Review: Philips Hue Play gradient lightstrip – absolute game-changer
This light strip will seriously transform how you watch TV or play video games.
If you ever wanted a cheap way to add ambient lighting to a room, one of my top suggestions is light strips. You can put them anywhere. Whether it’s under a desk, the back of a monitor, or in most cases, the back of a TV. There are tons of options to choose from and they’re relatively cheap and easy to find. But as the saying goes, you get what you pay for.
Most of these basic light strips are great and all. But they only perform a few functions. The only thing they’re really capable of is displaying lights to a set of programmed commands. Sometimes you get a remote control that lets you shuffle through colors if you’re lucky. But that’s pretty much it. Again, there’s nothing wrong with them. I’ve just been recently spoiled and I blame Philips’ new Play gradient lightstrip.
We covered it when it first launched but if you aren’t familiar, the new Philips Hue Play is a gradient lightstrip that basically mimics the content of your screen. Instead of displaying a programmed set of colors, the Play gradient lightstrip is capable of matching the colors that are on your screen to the lightstrip. If you aren’t familiar with what we’re talking about, don’t’ worry, we’ve got you covered with a GIF of the lightstrip in action, which you can find below:
Insane, right? Well, I’m here to tell you, it really is. So let’s dive into this and see everything this has thing has to offer.
Alright, now before you go ahead and try to buy this lightstrip, there’s a couple of things you’ll need first (if you don’t have them already). You’re going to need a Hue Bridge ($59) and the Play HDMI Sync Box ($229). Not to mention, the lightstrip ranges from $199 to $239 depending on the size of your TV. So yea, it’s quite an investment just to get started. But trust me, it’s totally worth it. Ok, moving on.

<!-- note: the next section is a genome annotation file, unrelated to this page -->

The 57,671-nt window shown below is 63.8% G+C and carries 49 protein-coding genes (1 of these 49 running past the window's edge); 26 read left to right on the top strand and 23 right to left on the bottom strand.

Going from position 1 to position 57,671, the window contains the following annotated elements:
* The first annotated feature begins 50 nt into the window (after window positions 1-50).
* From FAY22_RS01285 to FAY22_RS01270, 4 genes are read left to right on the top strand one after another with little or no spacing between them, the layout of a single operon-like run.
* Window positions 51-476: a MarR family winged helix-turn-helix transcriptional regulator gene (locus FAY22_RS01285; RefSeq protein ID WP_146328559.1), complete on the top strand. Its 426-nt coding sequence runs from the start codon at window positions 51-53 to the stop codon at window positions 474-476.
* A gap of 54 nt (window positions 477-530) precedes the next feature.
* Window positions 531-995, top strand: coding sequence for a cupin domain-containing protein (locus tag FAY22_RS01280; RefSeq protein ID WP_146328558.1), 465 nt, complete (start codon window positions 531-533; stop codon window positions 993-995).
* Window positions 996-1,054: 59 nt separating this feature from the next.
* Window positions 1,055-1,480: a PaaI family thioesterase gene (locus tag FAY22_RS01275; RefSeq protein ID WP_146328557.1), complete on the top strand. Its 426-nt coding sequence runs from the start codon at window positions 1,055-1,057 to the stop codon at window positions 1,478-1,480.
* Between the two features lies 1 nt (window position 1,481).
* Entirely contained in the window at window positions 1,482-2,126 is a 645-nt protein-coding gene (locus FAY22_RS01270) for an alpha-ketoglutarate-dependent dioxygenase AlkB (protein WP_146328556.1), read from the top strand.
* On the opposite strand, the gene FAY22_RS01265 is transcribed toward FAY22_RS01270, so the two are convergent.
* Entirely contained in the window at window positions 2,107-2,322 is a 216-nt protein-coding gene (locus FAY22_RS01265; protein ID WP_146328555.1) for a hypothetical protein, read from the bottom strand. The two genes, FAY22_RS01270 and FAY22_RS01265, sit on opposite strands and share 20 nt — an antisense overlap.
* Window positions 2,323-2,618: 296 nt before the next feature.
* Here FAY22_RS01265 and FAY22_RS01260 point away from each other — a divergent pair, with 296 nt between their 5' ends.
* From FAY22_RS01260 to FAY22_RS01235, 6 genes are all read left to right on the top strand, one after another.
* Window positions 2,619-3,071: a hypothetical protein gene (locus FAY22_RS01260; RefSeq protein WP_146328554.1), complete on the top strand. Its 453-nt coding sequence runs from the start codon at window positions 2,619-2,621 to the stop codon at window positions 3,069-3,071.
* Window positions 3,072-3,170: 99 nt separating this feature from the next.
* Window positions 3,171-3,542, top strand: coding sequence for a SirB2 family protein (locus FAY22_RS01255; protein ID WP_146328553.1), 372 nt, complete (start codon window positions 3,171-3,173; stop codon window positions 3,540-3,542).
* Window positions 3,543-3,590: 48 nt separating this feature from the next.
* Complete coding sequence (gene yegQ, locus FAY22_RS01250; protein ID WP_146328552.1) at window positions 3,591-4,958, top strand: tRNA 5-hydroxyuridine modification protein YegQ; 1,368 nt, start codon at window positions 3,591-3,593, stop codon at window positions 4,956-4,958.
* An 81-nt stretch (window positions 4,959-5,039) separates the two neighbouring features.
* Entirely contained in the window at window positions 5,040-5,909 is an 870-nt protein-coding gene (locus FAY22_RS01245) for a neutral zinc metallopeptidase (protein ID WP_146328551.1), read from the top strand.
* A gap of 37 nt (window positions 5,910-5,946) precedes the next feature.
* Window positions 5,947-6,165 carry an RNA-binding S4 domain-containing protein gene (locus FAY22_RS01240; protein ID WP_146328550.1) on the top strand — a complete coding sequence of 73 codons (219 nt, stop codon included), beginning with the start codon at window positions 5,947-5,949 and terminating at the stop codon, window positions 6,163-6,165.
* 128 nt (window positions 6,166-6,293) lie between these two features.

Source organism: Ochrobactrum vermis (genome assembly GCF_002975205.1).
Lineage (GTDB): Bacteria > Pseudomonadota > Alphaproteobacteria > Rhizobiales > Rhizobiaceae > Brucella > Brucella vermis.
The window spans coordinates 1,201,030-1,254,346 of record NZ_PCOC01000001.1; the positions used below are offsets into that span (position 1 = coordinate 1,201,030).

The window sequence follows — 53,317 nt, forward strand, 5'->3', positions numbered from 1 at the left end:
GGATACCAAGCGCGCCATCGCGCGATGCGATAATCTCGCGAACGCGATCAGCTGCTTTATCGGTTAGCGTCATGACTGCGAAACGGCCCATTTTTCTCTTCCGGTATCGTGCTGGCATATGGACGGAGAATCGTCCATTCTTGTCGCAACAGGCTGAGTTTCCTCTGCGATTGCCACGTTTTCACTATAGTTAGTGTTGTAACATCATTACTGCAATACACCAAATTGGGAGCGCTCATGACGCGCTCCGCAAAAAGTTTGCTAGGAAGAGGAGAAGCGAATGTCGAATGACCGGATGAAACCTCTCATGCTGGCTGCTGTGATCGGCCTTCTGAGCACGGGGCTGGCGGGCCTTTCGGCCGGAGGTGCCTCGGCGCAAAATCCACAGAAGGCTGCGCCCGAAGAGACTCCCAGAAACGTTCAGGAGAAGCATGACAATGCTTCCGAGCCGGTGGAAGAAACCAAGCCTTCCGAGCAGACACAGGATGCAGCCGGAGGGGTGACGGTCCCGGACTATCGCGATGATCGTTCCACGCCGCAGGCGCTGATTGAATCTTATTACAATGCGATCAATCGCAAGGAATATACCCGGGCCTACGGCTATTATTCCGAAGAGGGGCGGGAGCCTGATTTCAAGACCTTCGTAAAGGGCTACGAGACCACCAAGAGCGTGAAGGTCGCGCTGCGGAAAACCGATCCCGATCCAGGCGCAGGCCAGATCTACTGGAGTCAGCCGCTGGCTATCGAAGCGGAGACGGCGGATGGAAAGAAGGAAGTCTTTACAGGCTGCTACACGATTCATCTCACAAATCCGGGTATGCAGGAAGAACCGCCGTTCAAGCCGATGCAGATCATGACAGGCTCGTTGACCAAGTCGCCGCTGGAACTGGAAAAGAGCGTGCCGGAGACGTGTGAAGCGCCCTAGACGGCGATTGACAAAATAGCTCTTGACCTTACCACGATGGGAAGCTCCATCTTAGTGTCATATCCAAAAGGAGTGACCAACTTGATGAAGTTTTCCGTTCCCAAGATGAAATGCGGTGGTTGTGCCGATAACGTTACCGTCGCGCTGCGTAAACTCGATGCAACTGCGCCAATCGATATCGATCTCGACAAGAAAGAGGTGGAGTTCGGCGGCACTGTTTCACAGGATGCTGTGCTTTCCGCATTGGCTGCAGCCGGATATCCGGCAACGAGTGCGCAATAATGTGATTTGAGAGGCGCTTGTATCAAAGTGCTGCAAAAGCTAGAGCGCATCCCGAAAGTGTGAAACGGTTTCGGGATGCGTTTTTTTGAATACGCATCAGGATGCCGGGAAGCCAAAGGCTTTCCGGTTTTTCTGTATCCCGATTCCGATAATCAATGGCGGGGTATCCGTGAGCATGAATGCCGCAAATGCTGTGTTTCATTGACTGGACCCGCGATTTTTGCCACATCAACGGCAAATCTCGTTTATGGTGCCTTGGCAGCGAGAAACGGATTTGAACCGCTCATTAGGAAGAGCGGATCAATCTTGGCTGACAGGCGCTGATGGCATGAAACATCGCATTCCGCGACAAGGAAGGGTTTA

Once you have everything, getting set up is pretty straightforward
Philips makes the installation process really easy and I was able to get the lightstrip attached to my TV in under 10 mins. As to how it’s attached to your TV, it’s pretty simple. Instead of taping on the light strip to the back of your TV, you mount the strip through four brackets placed at the corners of the TV. The lightstrip is pretty thick, so this makes it a much better mounting option.
Adding the light strip to my existing ecosystem of Hue lights was also pretty straight-forward. Philips makes it really easy with its app. The only thing that will take some time is getting the Hue Sync Box up and running. There are a few extra steps that you’ll need to take physically and in the app to get the lightstrip up and running. For the sake of word count, here’s a quick rundown of what it entails in a short simple video.
Since the lightstrip works through the Hue Sync Box, you’ll have to connect an additional HDMI source to the box as well. Whether it’s a video game console, streaming stick, or streaming device – you’ll have to plug it into the Sync Box. The Philips Gradient light strip will not work with your TV’s default OS. For me, this was kind of a bummer because I heavily rely on my TV’s OS. I don’t really use a streaming stick or streaming device, so the only thing I had to test this on was my PlayStation 4 (and now, the PlayStation 5), not like that’s a bad thing.
When I finally got Gradient Lightstrip up and running, man, my jaw dropped. It’s absolutely insane. I powered up my PlayStation 5 and just seeing the colors of the PS5’s interface illuminating my wall had me giddy as a schoolboy. And when I scrolled through different menus, different colors would display on the wall as I scrolled.
Now, keep in mind, this is just for a simple game menu. I haven’t even gotten into its full capabilities yet. So you can imagine my excitement when I actually launched a game and saw what this puppy was fully capable of. Short story, it’s intense and I can’t believe we’ve gone this long without something like this.
It’s really good. Colors are displayed beautifully and accurately to whatever is on your screen. Like, it’s seamless. If one side of the screen is a certain color and the other side a different color, the light strip emulates that. If there are explosions, the light pulses, and flashes to match the explosions, regardless of where they are on the screen. It’s absolutely wild. And not to mention, it makes your TV feel a whole lot bigger than it really is.
The Philips Hue Gradient Light Strip is an absolute home run. No question about it. After testing this for a few weeks, it’s hard going back to a TV that doesn’t have this. It just feels empty without it.
But with all its perks, it has its costs. Literally. Buying one of these puppies and then having to get the same setup for an entirely different TV is going to set you back financially. There’s a huge upfront cost investment, but if you don’t mind paying, it’s totally worth the price of admission.
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